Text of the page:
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Planning and reality

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EARLIER this year, Exercise Hawthorn, a simulation exercise planned for April 5 to 6 to test defra's contingency plans for an outbreak of avian influenza, had to be stopped after the first day when it turned out that the plans would be tested for real. Preliminary tests had found highly pathogenic avian influenza virus in a sample from a swan found dead in the harbour at Cellardyke on the Scottish coast, and the uk's Chief Veterinary Officer, Dr Debby Reynolds, decided that the simulation should be brought to an end so that all available resources could be brought to bear on the real situation (VR, April 15, 2006, vol 158, p 494). The Cellardyke incident in itself provided a test of defra's contingency plans, as did a subsequent disease outbreak involving low pathogenic avian influenza in Norfolk. Despite being stopped prematurely, Exercise Hawthorn also provided useful information. An analysis of what was learned* has just been published on defra's website. Like an earlier report into last year's outbreak of Newcastle disease, it is admirably frank in its analysis and, as a result, makes fascinating reading.

defra has devoted considerable effort to contingency planning since the foot-and-mouth disease (fmd) outbreak of 2001, and the fact that such a large-scale simulation exercise was conducted at all is a measure of how much things have improved. The two-day exercise planned for April represented the culmination of various earlier exercises and was designed to test the then current contingency plans for an outbreak of avian influenza and to explore how well they might work in practice.

The exercise was based around a hypothetical outbreak involving h5n1 virus in a high-density outdoor, free-range production unit in Norfolk during March, in the middle of the annual human flu cycle, with spread to locations in south Wales and North Yorkshire on days 3 and 4 of the outbreak. It had been agreed beforehand that there would be no direct Scottish involvement in the exercise scenario so it was, perhaps, a little ironic that, halfway through, all eyes should suddenly turn north. However, the important thing about contingency plans is that they need to be flexible — and one of defra's conclusions from the way things worked out was that the plans proved robust and effective when presented with a real emergency situation. ‘The overriding conclusion that can be drawn from this exercise is that defra and the State Veterinary Service would have coped well had there been a real-life avian influenza outbreak. This was demonstrated by the rapid and effective transition from an exercise environment to dealing with the real avian influenza incident in Cellardyke and reaffirmed by the subsequent outbreak of low pathogenic avian influenza in Norfolk later that same month.’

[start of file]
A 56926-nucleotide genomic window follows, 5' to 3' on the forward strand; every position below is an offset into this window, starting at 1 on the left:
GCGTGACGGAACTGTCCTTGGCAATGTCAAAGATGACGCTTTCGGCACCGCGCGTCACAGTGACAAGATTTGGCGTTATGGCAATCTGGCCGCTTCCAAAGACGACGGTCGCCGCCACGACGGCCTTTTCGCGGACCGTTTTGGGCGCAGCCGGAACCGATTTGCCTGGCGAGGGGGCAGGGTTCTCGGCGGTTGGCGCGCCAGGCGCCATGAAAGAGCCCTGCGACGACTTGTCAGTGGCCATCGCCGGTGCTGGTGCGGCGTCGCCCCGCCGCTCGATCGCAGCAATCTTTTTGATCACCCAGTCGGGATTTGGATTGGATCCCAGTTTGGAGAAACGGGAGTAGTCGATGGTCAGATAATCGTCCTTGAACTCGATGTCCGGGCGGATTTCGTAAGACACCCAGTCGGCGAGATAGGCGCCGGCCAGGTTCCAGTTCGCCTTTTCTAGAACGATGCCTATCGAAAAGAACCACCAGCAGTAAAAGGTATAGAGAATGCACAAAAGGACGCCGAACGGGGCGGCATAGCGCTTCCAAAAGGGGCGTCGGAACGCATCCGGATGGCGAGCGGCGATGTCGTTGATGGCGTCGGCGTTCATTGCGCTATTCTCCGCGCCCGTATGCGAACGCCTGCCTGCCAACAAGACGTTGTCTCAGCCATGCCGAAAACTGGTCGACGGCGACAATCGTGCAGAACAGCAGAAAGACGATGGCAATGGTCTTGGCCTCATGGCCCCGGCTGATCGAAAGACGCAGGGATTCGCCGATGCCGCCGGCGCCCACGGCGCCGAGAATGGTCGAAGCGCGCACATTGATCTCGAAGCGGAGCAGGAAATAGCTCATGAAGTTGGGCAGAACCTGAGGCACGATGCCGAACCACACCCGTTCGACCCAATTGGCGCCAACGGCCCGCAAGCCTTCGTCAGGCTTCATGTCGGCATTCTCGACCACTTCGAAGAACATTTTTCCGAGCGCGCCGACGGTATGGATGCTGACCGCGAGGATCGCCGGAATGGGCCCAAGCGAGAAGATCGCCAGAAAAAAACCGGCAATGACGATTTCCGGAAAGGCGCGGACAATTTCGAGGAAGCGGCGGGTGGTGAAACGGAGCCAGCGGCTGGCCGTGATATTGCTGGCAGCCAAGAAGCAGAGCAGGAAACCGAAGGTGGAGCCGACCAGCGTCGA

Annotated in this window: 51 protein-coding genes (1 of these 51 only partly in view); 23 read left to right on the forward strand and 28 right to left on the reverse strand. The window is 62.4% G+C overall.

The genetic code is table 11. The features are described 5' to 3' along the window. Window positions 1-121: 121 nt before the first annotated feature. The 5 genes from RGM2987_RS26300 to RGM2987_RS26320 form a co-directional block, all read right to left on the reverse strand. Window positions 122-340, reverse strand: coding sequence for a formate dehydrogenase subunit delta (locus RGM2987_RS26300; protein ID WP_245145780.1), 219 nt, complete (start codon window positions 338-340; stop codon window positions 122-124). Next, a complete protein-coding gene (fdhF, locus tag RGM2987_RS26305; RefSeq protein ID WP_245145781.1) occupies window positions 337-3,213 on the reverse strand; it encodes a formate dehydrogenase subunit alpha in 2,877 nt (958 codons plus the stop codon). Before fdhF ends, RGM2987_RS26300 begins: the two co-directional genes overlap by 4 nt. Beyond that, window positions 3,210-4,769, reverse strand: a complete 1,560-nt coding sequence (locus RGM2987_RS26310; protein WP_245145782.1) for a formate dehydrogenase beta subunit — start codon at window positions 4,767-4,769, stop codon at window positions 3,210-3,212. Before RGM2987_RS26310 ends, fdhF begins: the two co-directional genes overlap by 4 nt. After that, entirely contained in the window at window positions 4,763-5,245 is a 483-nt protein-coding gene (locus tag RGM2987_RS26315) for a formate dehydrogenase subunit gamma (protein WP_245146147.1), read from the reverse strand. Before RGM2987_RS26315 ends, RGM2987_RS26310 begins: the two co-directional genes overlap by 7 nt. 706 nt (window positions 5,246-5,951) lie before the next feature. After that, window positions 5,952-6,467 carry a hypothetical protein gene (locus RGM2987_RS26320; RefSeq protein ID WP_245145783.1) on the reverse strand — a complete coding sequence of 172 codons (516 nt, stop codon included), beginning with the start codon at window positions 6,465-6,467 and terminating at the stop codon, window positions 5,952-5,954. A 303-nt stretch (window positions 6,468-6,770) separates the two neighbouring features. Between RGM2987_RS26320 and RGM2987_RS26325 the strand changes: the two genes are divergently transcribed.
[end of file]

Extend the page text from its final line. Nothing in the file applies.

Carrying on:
This is not to say that problems were not encountered during the exercise, and, indeed, the report identifies several areas where things could be improved. Some of these may sound familiar to those who were involved in, or read the reports on, the 2001 fmd outbreak, who might be forgiven for suffering a sense of déjà vu. They also emerged as issues during Exercise Hornbeam — a simulation exercise conducted in 2004 to test contingency planning for fmd — and during last year's outbreak of Newcastle disease. defra continues to develop, test and refine its contingency plans, and this is to be applauded. However, it seems that, for all the effort that is being devoted to this area, some fundamental issues have still to be resolved.

A particular aim of the exercise was to examine liaison between the many operational partners that would be involved in dealing with an avian influenza outbreak, including defra, the State Veterinary Service, the Department of Health, the Health Protection Agency, the Health and Safety Executive, the Civil Contingencies Secretariat, the Department for Communities and Local Government Regional Resilience Team, and the devolved administrations of Scotland and Wales, as well as various stakeholders. Pulling all this together is no mean task and, not surprisingly, communication, both internally and externally, was identified as a key area of concern. Roles and responsibilities were not always clear, and concern was also expressed about the resources and facilities at Local Disease Control Centres. Cross-border issues arose during the exercise, as did issues concerning finance and procurement. The report gives specific examples and notes that, in broad terms, the exercise ‘highlighted some key areas for improvement, including, amongst others, more effective communications, both internally and with operational partners, as well as a strengthening of instructions to facilitate the operational response’.

It is in the nature of such analyses to focus on what went wrong rather than what went right, and the point is made in the report that some of the problems have since been resolved. It also notes that, ‘In many respects, Hawthorn and real-life events have confirmed that the disease control policies, procedures and plans we have in place are robust enough to effectively control an outbreak of avian flu.’ There is no doubt that defra has worked hard to improve its readiness for disease outbreaks over the past five years; a recent example of this is the targeted surveillance strategy for avian influenza, details of which were posted on its website last week (see p 400 of this issue). It is also right that it should constantly re-examine its procedures. However, it remains worrying that in exercises and disease outbreaks, the same kinds of problems recur.

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